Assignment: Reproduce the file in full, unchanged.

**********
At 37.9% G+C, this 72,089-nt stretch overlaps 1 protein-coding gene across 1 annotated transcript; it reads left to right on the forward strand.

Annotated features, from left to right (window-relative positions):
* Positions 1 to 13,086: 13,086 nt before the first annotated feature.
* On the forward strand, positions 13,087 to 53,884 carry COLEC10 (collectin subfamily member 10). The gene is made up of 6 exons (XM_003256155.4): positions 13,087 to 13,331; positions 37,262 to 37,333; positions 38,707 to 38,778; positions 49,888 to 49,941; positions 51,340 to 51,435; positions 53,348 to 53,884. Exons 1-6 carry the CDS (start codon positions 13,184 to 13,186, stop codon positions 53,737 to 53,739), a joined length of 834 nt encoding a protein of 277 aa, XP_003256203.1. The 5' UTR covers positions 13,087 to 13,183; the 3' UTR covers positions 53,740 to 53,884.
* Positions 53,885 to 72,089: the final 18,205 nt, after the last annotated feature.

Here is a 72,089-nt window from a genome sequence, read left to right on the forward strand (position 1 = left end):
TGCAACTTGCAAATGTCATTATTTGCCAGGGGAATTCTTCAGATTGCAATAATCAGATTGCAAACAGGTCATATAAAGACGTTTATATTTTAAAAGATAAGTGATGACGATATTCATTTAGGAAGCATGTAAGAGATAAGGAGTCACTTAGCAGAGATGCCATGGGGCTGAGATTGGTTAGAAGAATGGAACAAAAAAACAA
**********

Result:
At 37.9% G+C, this 72,089-nt stretch overlaps 1 protein-coding gene across 1 annotated transcript; it reads left to right on the forward strand.

Annotated features, from left to right (window-relative positions):
* Positions 1 to 13,086: 13,086 nt before the first annotated feature.
* On the forward strand, positions 13,087 to 53,884 carry COLEC10 (collectin subfamily member 10). The gene is made up of 6 exons (XM_003256155.4): positions 13,087 to 13,331; positions 37,262 to 37,333; positions 38,707 to 38,778; positions 49,888 to 49,941; positions 51,340 to 51,435; positions 53,348 to 53,884. Exons 1-6 carry the CDS (start codon positions 13,184 to 13,186, stop codon positions 53,737 to 53,739), a joined length of 834 nt encoding a protein of 277 aa, XP_003256203.1. The 5' UTR covers positions 13,087 to 13,183; the 3' UTR covers positions 53,740 to 53,884.
* Positions 53,885 to 72,089: the final 18,205 nt, after the last annotated feature.

Here is a 72,089-nt window from a genome sequence, read left to right on the forward strand (position 1 = left end):
TGCAACTTGCAAATGTCATTATTTGCCAGGGGAATTCTTCAGATTGCAATAATCAGATTGCAAACAGGTCATATAAAGACGTTTATATTTTAAAAGATAAGTGATGACGATATTCATTTAGGAAGCATGTAAGAGATAAGGAGTCACTTAGCAGAGATGCCATGGGGCTGAGATTGGTTAGAAGAATGGAACAAAAAAACAA